There will come a day when an avatar – a virtual representation of a human being – will adorn your vehicle’s instrument panel and act as an electronic personal assistant,Motor Co. CEO Alan Mulally predicts.
Mulally, during his keynote address Thursday evening at the Consumer Electronics Show in Las Vegas, demonstrates what the technology could look like in a video clip featuring an Avatar named Eva, who “lives” on the IP of a futuristic Lincoln.
Eva is able to understand conversational speech and acts as the liaison to the vehicle’s connectivity and infotainment features.
While several auto makers are working on perfecting conversational speech for their in-vehicle multimedia systems, the technology is still a ways off, says Doug VanDagens, director of’s Connected Services Organization.
“There are a number of things that go into natural voice, and nobody now has very high accuracy,” he tells Ward’s. “It will probably become available in a couple years or maybe even 18 months.”
The IP on which Eva is displayed also is fully configurable, allowing drivers to reposition controls such as the fuel gauge and speedometer.
Although Ford says such technology is several years away, it provides a glimpse of the capabilities of Sync, the auto maker’s in-vehicle trademark multi-media system. It also demonstrates the status of Ford’s human-machine interface development.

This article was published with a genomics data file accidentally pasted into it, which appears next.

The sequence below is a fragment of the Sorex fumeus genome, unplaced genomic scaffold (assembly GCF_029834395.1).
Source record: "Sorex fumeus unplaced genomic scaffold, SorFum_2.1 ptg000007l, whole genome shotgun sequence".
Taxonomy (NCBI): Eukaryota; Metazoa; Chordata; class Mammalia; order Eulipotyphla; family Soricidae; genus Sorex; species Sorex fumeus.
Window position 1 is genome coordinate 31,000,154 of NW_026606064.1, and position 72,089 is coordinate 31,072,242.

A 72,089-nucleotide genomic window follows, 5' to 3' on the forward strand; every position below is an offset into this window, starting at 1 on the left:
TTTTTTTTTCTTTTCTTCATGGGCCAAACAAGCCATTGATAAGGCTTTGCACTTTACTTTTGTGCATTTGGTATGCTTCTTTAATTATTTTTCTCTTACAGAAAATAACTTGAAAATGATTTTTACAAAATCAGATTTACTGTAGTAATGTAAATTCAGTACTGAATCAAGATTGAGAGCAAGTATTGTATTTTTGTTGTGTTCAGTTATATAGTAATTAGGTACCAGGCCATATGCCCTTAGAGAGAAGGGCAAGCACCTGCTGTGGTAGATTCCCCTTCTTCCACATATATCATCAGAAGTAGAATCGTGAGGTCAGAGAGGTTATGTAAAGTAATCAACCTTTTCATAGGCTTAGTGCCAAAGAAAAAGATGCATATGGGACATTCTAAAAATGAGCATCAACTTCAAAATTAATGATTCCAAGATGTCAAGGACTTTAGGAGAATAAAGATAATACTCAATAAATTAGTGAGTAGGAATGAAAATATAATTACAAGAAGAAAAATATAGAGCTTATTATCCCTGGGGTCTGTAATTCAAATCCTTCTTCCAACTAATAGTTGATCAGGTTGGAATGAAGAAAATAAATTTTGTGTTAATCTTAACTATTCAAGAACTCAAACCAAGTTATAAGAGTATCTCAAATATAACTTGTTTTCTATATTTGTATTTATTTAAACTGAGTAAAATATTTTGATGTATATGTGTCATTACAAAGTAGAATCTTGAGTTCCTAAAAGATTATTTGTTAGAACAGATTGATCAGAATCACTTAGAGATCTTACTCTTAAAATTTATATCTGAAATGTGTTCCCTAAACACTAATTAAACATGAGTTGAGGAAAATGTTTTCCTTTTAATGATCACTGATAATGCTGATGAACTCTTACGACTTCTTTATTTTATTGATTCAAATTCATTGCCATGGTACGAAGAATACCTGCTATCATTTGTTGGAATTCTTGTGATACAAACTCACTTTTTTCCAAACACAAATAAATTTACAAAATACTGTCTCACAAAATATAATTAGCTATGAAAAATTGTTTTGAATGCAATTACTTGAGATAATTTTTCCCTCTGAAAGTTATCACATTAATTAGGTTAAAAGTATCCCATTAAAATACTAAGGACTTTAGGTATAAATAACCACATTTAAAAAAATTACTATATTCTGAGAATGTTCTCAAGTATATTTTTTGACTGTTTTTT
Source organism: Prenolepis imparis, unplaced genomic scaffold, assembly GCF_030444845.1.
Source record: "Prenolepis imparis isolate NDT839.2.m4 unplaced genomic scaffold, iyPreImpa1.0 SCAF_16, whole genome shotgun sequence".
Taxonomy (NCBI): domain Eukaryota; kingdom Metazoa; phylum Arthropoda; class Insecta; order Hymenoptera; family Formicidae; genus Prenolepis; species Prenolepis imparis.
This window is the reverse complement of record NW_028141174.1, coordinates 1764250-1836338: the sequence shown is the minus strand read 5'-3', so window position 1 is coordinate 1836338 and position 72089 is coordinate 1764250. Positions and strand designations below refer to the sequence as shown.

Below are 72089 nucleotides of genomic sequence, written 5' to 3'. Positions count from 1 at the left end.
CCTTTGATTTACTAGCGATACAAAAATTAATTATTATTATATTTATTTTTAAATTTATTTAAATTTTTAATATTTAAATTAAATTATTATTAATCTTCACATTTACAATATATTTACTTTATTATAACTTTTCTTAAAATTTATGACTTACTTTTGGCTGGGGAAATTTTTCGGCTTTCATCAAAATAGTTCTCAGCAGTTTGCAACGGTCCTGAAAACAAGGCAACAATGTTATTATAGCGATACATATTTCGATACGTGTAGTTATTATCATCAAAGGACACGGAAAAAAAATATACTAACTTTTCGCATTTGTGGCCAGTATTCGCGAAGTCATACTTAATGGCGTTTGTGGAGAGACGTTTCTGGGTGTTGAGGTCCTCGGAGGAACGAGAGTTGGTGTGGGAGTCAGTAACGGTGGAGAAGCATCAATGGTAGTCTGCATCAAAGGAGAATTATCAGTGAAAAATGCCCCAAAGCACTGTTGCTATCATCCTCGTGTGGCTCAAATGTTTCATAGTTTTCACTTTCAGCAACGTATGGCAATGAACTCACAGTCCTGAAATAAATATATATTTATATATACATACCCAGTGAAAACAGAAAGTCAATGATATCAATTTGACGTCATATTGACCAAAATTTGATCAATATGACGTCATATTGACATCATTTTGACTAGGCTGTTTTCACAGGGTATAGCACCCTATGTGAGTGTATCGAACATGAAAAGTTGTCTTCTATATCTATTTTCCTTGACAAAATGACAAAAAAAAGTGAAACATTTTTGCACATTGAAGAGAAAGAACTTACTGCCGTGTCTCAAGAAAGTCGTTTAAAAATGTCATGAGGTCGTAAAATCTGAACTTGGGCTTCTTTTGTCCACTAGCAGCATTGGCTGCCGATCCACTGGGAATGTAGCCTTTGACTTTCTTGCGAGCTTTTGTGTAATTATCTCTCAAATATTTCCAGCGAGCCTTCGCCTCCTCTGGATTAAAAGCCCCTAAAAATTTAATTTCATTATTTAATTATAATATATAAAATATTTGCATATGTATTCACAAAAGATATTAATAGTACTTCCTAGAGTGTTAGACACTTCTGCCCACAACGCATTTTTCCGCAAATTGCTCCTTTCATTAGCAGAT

Such technology is found on the new ’10 Ford Fusion and Mercury Milan Hybrids. Both vehicles feature a unique instrument cluster that provides real-time information and “coaches” drivers on how to adjust their behavior for maximum fuel efficiency.
Nearer term, Ford will offer Sync globally. Until now, the technology was exclusive to North America.
Sync will go global in 2010, starting in Europe, before migrating to the Asia-Pacific region and Australia.
Meanwhile, Mulally reveals details of the latest Sync technology, the new “Traffic, Directions and Information” feature.
Traffic, Directions and Information integrates voice-recognition software, global-positioning technology and a customer’s Bluetooth-capable phone to provide hands-free access to personalized traffic reports, turn-by-turn driving directions and up-to-date information including business listings, news, sports and weather.
Information about the location and severity of accidents, new road construction and heavy congestion is sent to a driver’s cell phone as text messages. These messages can then be broadcast into the vehicle, via Sync, as if spoken.
Turn-by-turn directions also will be displayed on the vehicle’s radio dial.
In addition, Time, Directions and Traffic can be personalized to deliver sports, news and weather reports.
Launching this summer, Traffic, Directions and Information will be available on all ’10 model-year, Sync-equipped Ford, Lincoln and Mercury vehicles, with no monthly subscription fee for three years. After three years, Ford says it will charge a nominal subscription fee, which it has yet to determine.
In addition, Mulally announces Ford has formed a partnership with electronic-retailer Best Buy to help build Sync awareness and provide technical support through its Geek Squad.
“It’s through partnerships like Best Buy, Microsoft Corp. and countless others that we are building new roads, connecting more people than ever, and making connectivity technology affordable for millions, today and into the future,” Mulally says.